Experienced Points

MMOG Crowd Control


On launch day you’re going to have tens (or if you’re lucky, hundreds) of thousands of players all crammed into the starter zones. Three years later most of the active characters are clustered at the end-game, the low-level areas are sparsely populated by alts and the mid-level game is deserted. Game designers are still working on ways to keep this massive shift in population from ruining the game. (I’m interested to see how Blizzard’s efforts to revitalize the low-level areas will fare.)

At launch the starter zones can be a frustrating crowd where people stand in line to fight over a single monster. Years later that same area will feel barren and lifeless, and new players will wonder why they seem to be all alone in an MMOG. At launch the large number of people gathering and crafting will reduce prices to commodity levels. Years later the economy will be distorted by the large number mega-wealthy characters that would rather just drop some gold at the auction house than acquire those items themselves. (As someone who tried World of Warcraft in 2008, I was able to break the economy just by selling my excess herbs at the auction house. Training, repair, upgrades and other supposed money-sinks were always trivial compared to my herb-gathering fortune. Then again, this might have been a distortion particular to the server I was on.)

If you haven’t spotted it, I’ve been doing a humor series on Lord of the Rings Online. That game has aged well in a lot of ways. It’s still beautiful, fun and a great way to tour an established fictional setting, which is always a treat for devoted fans. (I’m sure there are legions of fans would love to run around Hogwarts in a Harry Potter MMOG.) But one thing that has aged very poorly is the forced grouping quests.

In LOTRO, many quest chains end in a group quest. So, you’ll do five missions solo and suddenly an NPC will tell you to sod off and find some friends. (And I do hope you read the quest text, or you might charge in alone without realizing you’re committing a very humorous form of suicide.) You’ve just spent the last forty five minutes trying to find and save poor Gerebert, and now you realize all your work was for naught. You can’t do it alone and good luck finding help.

(As an aside, I’m really against mixing solo play with forced grouping like this. You generally want to play in a group based on whether or not your friends are around, not where you are in a quest chain. Forced grouping takes the already complex business of teaming up and makes it that much more complicated. Where are you? Have you done these quests? Can I share this one with you? Are you the right level? Wait. Nevermind. We’re both squishies and this quest needs someone who can tank.)


But even if you’re willing to look for a group, this system has fallen apart as the character base has matured. There are precious few characters at low levels. Humans, Hobbits and Elves all have their own leveling areas (Dwarves and Elves are together, though) so the few that are online will be spread far and wide. This might have seemed like dynamite on paper back in 2007. Those different starting areas were great for keeping the initial population surge from becoming too dense, and the forced groups probably seemed like a good way to introduce people to the concept. But now the whole system is a constant source of irritation and frustration for new players. Newcomers end up running around, leaving all of the story arcs unfinished. This is tragic, since solo players are far more likely to be the ones interested in the story compared to people playing with friends. The quest rewards are back-loaded so that most of the reward is in that final quest. Sure, you can come back later and finish up the quest line, but by then the XP will be trivial, the rewards will be worthless, you’ll have forgotten about the story and you’ll be more interested in the next quest chain. Which you also can’t finish.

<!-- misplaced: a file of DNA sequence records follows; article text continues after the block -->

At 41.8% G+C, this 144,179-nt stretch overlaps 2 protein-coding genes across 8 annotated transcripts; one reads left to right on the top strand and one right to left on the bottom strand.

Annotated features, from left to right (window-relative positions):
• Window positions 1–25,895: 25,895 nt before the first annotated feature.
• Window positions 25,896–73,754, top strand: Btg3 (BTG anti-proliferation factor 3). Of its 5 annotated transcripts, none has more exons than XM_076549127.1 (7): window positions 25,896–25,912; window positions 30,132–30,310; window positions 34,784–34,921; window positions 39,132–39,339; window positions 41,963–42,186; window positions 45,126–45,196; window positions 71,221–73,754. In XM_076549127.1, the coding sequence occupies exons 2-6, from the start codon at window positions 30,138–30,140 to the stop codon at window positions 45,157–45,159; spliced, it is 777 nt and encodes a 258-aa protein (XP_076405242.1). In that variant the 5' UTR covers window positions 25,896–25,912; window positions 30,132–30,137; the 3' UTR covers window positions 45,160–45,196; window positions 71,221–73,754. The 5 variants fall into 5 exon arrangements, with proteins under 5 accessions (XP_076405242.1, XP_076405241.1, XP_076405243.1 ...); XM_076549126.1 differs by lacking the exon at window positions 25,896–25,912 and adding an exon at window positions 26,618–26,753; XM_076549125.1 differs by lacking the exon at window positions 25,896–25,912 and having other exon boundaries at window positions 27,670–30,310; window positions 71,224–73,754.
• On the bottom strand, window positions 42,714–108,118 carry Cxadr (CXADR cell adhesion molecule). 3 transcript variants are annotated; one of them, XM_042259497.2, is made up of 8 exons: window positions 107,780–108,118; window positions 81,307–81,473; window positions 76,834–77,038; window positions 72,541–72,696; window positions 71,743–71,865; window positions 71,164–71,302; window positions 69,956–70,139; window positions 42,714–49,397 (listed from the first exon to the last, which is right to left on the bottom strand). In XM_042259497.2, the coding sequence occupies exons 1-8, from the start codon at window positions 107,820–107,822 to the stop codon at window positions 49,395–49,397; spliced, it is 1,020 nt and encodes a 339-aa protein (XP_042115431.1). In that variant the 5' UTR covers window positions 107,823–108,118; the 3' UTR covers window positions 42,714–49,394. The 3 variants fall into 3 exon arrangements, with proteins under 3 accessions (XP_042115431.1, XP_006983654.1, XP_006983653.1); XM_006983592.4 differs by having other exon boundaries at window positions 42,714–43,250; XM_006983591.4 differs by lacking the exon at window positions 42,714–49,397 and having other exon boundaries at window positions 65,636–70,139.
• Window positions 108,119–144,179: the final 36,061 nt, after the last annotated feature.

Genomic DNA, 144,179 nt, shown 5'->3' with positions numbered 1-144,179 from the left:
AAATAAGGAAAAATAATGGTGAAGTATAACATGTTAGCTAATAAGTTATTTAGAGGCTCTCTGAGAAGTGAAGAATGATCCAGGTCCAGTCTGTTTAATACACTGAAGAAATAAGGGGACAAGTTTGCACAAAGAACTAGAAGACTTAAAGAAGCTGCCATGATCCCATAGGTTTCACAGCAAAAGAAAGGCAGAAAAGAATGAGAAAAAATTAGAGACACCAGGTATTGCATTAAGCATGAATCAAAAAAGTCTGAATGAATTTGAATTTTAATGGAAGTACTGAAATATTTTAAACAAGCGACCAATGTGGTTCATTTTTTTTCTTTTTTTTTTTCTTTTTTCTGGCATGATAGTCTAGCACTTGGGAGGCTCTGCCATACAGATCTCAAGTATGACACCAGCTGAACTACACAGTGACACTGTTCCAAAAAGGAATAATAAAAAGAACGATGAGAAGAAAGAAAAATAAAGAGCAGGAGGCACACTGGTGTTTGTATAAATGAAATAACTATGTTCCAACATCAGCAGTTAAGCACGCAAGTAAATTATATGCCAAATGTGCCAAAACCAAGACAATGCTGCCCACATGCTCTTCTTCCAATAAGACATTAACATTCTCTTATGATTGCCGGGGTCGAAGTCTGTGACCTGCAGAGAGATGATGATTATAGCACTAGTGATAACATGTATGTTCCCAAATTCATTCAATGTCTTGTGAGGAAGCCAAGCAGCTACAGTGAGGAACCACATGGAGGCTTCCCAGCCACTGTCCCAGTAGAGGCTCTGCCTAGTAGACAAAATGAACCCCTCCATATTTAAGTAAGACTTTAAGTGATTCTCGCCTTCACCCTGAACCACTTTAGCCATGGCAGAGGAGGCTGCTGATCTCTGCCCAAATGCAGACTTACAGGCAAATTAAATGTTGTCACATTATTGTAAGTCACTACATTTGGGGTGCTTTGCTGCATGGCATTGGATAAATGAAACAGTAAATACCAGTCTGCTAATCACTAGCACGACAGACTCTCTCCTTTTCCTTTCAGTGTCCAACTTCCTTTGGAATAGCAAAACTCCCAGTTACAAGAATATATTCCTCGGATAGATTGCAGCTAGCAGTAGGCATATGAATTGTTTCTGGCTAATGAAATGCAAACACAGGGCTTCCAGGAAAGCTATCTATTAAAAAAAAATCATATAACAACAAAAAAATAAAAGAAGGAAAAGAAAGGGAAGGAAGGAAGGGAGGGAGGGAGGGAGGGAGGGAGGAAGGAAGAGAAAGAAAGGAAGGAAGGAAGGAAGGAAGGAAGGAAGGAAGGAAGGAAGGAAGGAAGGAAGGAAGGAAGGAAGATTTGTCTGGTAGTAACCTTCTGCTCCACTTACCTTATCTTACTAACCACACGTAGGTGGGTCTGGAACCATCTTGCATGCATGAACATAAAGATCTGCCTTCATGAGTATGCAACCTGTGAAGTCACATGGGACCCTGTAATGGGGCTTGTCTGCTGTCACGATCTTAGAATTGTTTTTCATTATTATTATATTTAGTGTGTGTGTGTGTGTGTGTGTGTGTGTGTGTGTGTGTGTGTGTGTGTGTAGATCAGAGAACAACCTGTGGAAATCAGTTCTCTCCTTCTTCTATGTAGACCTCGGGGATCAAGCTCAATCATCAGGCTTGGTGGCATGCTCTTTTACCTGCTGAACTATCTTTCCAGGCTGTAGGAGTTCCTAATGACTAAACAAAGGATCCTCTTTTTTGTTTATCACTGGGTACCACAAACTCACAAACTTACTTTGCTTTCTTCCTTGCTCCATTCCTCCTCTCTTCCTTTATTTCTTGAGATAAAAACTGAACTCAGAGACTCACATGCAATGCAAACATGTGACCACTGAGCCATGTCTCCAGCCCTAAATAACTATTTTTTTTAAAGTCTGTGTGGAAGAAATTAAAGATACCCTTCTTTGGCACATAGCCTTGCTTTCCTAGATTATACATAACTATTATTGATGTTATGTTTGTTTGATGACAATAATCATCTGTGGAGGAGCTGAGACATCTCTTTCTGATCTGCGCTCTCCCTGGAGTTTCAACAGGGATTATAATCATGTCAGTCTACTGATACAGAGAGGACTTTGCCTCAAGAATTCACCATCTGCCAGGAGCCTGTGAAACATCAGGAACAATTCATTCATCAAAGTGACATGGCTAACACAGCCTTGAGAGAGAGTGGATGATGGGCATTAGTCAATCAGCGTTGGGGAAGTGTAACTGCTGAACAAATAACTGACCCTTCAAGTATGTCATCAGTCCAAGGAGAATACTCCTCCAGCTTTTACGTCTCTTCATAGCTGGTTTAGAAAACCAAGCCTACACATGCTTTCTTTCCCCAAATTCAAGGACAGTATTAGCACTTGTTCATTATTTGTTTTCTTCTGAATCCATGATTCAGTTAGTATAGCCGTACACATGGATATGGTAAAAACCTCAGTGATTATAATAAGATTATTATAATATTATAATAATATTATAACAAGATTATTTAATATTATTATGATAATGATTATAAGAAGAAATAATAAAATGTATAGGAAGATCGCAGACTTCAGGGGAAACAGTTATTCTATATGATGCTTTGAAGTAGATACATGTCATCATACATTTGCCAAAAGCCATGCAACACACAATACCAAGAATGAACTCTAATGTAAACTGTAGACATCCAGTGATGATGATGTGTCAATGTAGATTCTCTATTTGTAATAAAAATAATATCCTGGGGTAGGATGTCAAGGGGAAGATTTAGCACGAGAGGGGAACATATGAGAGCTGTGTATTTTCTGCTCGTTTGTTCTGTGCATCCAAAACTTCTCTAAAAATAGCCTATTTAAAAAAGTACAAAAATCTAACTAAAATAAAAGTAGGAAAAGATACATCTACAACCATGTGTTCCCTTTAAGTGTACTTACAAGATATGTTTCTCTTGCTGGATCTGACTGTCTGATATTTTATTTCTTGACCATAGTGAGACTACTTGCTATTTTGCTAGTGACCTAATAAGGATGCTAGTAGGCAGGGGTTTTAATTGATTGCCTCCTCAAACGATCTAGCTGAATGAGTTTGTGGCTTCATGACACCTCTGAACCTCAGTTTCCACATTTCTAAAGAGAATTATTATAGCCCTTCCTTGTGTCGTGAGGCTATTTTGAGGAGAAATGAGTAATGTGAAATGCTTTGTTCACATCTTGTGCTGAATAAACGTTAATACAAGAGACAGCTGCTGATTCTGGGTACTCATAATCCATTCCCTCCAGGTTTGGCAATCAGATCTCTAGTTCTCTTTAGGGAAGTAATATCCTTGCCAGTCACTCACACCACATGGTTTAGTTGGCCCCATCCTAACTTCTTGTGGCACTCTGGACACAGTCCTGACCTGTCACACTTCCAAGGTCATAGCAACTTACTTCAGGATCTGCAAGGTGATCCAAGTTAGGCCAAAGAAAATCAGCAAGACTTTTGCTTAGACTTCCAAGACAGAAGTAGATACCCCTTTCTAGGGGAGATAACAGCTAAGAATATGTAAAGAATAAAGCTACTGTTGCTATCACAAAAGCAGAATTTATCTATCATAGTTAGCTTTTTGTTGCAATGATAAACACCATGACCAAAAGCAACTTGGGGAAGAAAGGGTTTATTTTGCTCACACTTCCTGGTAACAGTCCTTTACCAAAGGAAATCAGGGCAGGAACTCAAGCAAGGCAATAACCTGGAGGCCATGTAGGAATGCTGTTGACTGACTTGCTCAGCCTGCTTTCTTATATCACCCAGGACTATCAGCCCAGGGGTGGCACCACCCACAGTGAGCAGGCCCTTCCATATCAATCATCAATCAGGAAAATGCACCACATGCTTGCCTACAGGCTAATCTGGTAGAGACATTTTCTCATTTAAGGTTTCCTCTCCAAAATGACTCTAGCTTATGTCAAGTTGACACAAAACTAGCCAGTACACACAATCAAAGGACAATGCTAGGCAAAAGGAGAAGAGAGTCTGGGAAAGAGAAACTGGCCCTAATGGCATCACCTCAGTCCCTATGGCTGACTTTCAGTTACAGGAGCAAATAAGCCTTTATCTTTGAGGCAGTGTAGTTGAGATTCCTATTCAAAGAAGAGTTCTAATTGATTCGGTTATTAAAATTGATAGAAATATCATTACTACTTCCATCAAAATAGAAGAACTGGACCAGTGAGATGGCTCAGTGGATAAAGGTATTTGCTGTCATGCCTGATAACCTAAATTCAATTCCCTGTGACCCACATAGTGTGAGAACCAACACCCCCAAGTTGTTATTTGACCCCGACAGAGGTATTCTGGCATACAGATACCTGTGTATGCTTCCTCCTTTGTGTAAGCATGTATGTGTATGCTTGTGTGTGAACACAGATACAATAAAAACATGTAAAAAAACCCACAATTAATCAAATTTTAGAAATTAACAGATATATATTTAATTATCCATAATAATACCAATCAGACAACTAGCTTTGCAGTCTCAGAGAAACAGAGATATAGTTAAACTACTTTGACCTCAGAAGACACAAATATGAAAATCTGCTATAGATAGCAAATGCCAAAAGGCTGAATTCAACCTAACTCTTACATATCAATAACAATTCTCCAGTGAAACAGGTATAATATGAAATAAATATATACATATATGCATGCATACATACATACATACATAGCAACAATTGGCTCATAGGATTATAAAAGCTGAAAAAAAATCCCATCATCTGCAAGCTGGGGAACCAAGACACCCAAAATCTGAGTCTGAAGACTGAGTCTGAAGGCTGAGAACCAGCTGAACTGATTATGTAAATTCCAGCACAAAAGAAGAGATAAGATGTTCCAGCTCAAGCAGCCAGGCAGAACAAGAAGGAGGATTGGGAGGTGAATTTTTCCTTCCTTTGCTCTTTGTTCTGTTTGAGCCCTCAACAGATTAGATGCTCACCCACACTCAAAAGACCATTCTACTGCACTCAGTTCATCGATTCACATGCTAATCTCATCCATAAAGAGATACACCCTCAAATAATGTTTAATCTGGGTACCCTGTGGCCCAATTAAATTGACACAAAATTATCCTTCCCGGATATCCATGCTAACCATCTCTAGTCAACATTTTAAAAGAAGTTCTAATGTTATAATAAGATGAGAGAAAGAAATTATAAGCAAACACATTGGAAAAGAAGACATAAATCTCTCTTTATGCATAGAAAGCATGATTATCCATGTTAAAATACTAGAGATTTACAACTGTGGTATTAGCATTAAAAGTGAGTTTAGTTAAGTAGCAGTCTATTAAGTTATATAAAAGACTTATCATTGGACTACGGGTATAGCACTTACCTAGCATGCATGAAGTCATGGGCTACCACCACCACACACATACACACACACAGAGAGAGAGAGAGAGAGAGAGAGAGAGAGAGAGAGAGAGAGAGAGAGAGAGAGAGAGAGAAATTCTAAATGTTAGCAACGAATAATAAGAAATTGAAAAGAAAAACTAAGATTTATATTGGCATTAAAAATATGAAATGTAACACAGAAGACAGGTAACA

This problem is a tough nut to crack. MMOGs seem to have an optimal desired density. You want the game world to have enough players to support the economy and allow for grouping, but you don’t want it to be so dense that people end up overcrowded and competing for things. But the player base clusters first at the early game and later at the end game. It’s like trying to balance a load in the washing machine when the only items in the laundry are a pair of socks and a cinderblock.

My own inclination would be to make the mid-game content move on a sliding scale that can be periodically adjusted by the developers. They would do this by altering the levels of quests in a given area to either box people in (if the population is too thin) or let them spread out (if it’s too dense) as needed. The downside is that huge portions of the game world would need to be altered for this to work. Shops would need to change what they sell. Monsters would need to be changed. Gather-able resources would need to be replaced. It could end up being a nightmare to coordinate and balance. And players might be confused to come back after a patch and find their level 15-25 area has been shifted to 20-30 and they suddenly need to go work somewhere else for a while.

Surely there’s a better idea than this. How would you keep the population balanced?

Shamus Young is the guy behind Reset Button, Twenty Sided, DM of the Rings, and Stolen Pixels. Don’t forget that DRM-pushing publishers are jerks, too.

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